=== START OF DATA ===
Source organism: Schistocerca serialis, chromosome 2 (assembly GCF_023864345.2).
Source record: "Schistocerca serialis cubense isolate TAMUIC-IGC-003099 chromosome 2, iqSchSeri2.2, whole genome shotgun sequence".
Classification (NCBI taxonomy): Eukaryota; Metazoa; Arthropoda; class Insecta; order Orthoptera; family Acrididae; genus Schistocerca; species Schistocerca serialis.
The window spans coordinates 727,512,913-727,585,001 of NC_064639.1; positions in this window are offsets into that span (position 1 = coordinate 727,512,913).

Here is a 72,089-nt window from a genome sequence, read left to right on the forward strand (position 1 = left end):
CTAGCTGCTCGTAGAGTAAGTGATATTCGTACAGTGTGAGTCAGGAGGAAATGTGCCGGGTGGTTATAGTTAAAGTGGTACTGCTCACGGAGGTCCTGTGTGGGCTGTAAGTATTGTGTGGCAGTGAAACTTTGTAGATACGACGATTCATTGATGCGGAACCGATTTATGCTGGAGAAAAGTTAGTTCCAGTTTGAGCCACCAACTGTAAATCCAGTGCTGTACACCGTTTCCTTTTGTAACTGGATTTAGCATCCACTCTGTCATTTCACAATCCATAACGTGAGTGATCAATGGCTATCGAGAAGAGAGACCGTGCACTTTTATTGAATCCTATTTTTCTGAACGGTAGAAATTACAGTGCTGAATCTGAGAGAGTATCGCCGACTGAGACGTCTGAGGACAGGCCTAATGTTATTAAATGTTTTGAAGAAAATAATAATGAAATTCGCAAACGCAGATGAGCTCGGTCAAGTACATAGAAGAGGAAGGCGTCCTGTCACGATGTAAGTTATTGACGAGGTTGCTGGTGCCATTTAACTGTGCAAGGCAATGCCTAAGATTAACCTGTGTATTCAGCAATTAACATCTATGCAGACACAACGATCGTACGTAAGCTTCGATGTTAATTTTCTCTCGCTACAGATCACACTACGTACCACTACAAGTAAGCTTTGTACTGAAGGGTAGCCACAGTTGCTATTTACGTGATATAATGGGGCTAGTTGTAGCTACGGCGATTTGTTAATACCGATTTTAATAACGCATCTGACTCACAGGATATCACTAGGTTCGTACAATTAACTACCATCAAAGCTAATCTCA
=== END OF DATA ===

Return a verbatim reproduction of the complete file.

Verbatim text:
Source organism: Schistocerca serialis, chromosome 2 (assembly GCF_023864345.2).
Source record: "Schistocerca serialis cubense isolate TAMUIC-IGC-003099 chromosome 2, iqSchSeri2.2, whole genome shotgun sequence".
Classification (NCBI taxonomy): Eukaryota; Metazoa; Arthropoda; class Insecta; order Orthoptera; family Acrididae; genus Schistocerca; species Schistocerca serialis.
The window spans coordinates 727,512,913-727,585,001 of NC_064639.1; positions in this window are offsets into that span (position 1 = coordinate 727,512,913).

Here is a 72,089-nt window from a genome sequence, read left to right on the forward strand (position 1 = left end):
CTAGCTGCTCGTAGAGTAAGTGATATTCGTACAGTGTGAGTCAGGAGGAAATGTGCCGGGTGGTTATAGTTAAAGTGGTACTGCTCACGGAGGTCCTGTGTGGGCTGTAAGTATTGTGTGGCAGTGAAACTTTGTAGATACGACGATTCATTGATGCGGAACCGATTTATGCTGGAGAAAAGTTAGTTCCAGTTTGAGCCACCAACTGTAAATCCAGTGCTGTACACCGTTTCCTTTTGTAACTGGATTTAGCATCCACTCTGTCATTTCACAATCCATAACGTGAGTGATCAATGGCTATCGAGAAGAGAGACCGTGCACTTTTATTGAATCCTATTTTTCTGAACGGTAGAAATTACAGTGCTGAATCTGAGAGAGTATCGCCGACTGAGACGTCTGAGGACAGGCCTAATGTTATTAAATGTTTTGAAGAAAATAATAATGAAATTCGCAAACGCAGATGAGCTCGGTCAAGTACATAGAAGAGGAAGGCGTCCTGTCACGATGTAAGTTATTGACGAGGTTGCTGGTGCCATTTAACTGTGCAAGGCAATGCCTAAGATTAACCTGTGTATTCAGCAATTAACATCTATGCAGACACAACGATCGTACGTAAGCTTCGATGTTAATTTTCTCTCGCTACAGATCACACTACGTACCACTACAAGTAAGCTTTGTACTGAAGGGTAGCCACAGTTGCTATTTACGTGATATAATGGGGCTAGTTGTAGCTACGGCGATTTGTTAATACCGATTTTAATAACGCATCTGACTCACAGGATATCACTAGGTTCGTACAATTAACTACCATCAAAGCTAATCTCA